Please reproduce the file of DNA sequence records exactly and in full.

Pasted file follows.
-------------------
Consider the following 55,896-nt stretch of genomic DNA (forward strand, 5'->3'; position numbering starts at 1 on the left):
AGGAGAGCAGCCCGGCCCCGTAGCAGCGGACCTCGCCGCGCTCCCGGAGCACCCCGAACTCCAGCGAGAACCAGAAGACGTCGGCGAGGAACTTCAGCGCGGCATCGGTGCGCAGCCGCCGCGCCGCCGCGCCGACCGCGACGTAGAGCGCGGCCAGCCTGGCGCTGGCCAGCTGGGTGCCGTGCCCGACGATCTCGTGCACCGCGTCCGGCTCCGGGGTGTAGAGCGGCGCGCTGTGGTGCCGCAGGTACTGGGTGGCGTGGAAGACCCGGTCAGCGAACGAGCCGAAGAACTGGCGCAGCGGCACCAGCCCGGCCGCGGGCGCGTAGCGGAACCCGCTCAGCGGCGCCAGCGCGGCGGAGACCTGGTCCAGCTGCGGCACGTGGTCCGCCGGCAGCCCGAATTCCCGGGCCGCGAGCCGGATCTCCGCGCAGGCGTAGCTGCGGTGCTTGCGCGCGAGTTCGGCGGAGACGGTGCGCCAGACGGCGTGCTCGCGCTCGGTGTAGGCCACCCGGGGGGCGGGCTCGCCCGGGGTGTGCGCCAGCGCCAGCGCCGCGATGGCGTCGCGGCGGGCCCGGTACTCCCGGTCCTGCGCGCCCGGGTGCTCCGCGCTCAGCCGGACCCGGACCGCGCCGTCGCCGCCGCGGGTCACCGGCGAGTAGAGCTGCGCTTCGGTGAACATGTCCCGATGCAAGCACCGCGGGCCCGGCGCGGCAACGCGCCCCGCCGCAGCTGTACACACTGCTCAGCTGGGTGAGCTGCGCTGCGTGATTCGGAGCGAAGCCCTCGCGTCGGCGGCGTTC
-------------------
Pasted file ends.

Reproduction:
Consider the following 55,896-nt stretch of genomic DNA (forward strand, 5'->3'; position numbering starts at 1 on the left):
AGGAGAGCAGCCCGGCCCCGTAGCAGCGGACCTCGCCGCGCTCCCGGAGCACCCCGAACTCCAGCGAGAACCAGAAGACGTCGGCGAGGAACTTCAGCGCGGCATCGGTGCGCAGCCGCCGCGCCGCCGCGCCGACCGCGACGTAGAGCGCGGCCAGCCTGGCGCTGGCCAGCTGGGTGCCGTGCCCGACGATCTCGTGCACCGCGTCCGGCTCCGGGGTGTAGAGCGGCGCGCTGTGGTGCCGCAGGTACTGGGTGGCGTGGAAGACCCGGTCAGCGAACGAGCCGAAGAACTGGCGCAGCGGCACCAGCCCGGCCGCGGGCGCGTAGCGGAACCCGCTCAGCGGCGCCAGCGCGGCGGAGACCTGGTCCAGCTGCGGCACGTGGTCCGCCGGCAGCCCGAATTCCCGGGCCGCGAGCCGGATCTCCGCGCAGGCGTAGCTGCGGTGCTTGCGCGCGAGTTCGGCGGAGACGGTGCGCCAGACGGCGTGCTCGCGCTCGGTGTAGGCCACCCGGGGGGCGGGCTCGCCCGGGGTGTGCGCCAGCGCCAGCGCCGCGATGGCGTCGCGGCGGGCCCGGTACTCCCGGTCCTGCGCGCCCGGGTGCTCCGCGCTCAGCCGGACCCGGACCGCGCCGTCGCCGCCGCGGGTCACCGGCGAGTAGAGCTGCGCTTCGGTGAACATGTCCCGATGCAAGCACCGCGGGCCCGGCGCGGCAACGCGCCCCGCCGCAGCTGTACACACTGCTCAGCTGGGTGAGCTGCGCTGCGTGATTCGGAGCGAAGCCCTCGCGTCGGCGGCGTTC